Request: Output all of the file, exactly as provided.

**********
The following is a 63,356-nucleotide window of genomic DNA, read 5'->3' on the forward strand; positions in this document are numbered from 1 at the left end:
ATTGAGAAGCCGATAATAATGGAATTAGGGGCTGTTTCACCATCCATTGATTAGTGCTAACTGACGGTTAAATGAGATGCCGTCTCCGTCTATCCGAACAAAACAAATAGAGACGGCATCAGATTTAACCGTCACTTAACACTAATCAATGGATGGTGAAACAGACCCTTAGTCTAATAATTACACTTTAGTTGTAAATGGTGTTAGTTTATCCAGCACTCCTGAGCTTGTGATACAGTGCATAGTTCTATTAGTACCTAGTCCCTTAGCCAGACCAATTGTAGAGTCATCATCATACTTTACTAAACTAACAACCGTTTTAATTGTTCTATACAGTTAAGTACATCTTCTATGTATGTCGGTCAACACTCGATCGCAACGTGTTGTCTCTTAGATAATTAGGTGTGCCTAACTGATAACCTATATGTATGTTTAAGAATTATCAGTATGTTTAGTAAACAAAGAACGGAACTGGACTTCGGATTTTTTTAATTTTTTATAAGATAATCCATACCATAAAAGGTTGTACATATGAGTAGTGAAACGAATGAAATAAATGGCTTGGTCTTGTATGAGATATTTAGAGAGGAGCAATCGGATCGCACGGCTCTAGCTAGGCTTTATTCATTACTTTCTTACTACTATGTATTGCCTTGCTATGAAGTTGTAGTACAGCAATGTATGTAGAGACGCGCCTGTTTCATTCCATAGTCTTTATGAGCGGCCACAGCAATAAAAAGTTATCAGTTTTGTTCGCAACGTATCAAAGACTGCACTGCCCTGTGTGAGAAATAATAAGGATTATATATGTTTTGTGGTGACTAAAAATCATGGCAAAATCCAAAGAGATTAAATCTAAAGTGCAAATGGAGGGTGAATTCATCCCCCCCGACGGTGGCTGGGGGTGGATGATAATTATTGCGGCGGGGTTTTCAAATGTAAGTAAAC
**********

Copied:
The following is a 63,356-nucleotide window of genomic DNA, read 5'->3' on the forward strand; positions in this document are numbered from 1 at the left end:
ATTGAGAAGCCGATAATAATGGAATTAGGGGCTGTTTCACCATCCATTGATTAGTGCTAACTGACGGTTAAATGAGATGCCGTCTCCGTCTATCCGAACAAAACAAATAGAGACGGCATCAGATTTAACCGTCACTTAACACTAATCAATGGATGGTGAAACAGACCCTTAGTCTAATAATTACACTTTAGTTGTAAATGGTGTTAGTTTATCCAGCACTCCTGAGCTTGTGATACAGTGCATAGTTCTATTAGTACCTAGTCCCTTAGCCAGACCAATTGTAGAGTCATCATCATACTTTACTAAACTAACAACCGTTTTAATTGTTCTATACAGTTAAGTACATCTTCTATGTATGTCGGTCAACACTCGATCGCAACGTGTTGTCTCTTAGATAATTAGGTGTGCCTAACTGATAACCTATATGTATGTTTAAGAATTATCAGTATGTTTAGTAAACAAAGAACGGAACTGGACTTCGGATTTTTTTAATTTTTTATAAGATAATCCATACCATAAAAGGTTGTACATATGAGTAGTGAAACGAATGAAATAAATGGCTTGGTCTTGTATGAGATATTTAGAGAGGAGCAATCGGATCGCACGGCTCTAGCTAGGCTTTATTCATTACTTTCTTACTACTATGTATTGCCTTGCTATGAAGTTGTAGTACAGCAATGTATGTAGAGACGCGCCTGTTTCATTCCATAGTCTTTATGAGCGGCCACAGCAATAAAAAGTTATCAGTTTTGTTCGCAACGTATCAAAGACTGCACTGCCCTGTGTGAGAAATAATAAGGATTATATATGTTTTGTGGTGACTAAAAATCATGGCAAAATCCAAAGAGATTAAATCTAAAGTGCAAATGGAGGGTGAATTCATCCCCCCCGACGGTGGCTGGGGGTGGATGATAATTATTGCGGCGGGGTTTTCAAATGTAAGTAAAC